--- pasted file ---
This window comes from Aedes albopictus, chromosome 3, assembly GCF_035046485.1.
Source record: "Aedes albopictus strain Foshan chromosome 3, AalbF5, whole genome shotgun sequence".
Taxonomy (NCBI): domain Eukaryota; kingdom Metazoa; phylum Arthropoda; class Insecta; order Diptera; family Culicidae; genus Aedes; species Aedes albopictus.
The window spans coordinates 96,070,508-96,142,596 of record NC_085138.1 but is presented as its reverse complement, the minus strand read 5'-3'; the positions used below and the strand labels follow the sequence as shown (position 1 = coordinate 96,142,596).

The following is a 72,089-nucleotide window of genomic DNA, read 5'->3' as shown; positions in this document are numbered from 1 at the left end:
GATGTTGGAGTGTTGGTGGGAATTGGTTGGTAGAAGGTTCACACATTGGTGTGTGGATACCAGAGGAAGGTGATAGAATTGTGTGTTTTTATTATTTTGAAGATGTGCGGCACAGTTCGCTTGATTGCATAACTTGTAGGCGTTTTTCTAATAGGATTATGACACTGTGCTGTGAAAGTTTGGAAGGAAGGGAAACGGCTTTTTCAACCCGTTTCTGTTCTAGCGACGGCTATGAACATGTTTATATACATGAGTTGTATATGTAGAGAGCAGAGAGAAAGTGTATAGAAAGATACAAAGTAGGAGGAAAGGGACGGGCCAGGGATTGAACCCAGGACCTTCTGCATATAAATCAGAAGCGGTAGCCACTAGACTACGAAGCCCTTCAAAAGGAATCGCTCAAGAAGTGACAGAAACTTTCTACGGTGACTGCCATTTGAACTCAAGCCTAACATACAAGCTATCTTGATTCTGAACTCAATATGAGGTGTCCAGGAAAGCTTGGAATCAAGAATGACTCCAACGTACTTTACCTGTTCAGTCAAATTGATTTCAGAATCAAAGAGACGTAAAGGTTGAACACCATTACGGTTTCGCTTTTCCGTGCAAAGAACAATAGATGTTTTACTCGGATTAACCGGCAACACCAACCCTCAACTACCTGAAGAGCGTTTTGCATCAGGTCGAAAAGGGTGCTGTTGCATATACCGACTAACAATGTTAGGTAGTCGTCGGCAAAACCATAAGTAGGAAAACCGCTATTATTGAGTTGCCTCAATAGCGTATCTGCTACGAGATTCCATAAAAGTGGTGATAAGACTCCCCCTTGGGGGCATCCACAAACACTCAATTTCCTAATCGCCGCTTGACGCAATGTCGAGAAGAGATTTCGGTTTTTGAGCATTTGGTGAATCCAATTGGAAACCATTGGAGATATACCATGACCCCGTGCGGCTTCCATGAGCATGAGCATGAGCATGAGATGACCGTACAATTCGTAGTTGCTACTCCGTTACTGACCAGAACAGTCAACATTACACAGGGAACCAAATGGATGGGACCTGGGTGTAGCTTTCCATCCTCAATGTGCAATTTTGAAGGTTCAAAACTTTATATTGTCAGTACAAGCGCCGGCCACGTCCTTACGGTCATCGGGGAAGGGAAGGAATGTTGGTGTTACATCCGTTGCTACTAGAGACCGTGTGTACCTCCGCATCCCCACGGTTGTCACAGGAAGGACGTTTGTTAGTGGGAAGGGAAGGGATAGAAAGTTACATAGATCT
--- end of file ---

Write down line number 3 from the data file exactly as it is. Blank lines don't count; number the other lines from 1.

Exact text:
Taxonomy (NCBI): domain Eukaryota; kingdom Metazoa; phylum Arthropoda; class Insecta; order Diptera; family Culicidae; genus Aedes; species Aedes albopictus.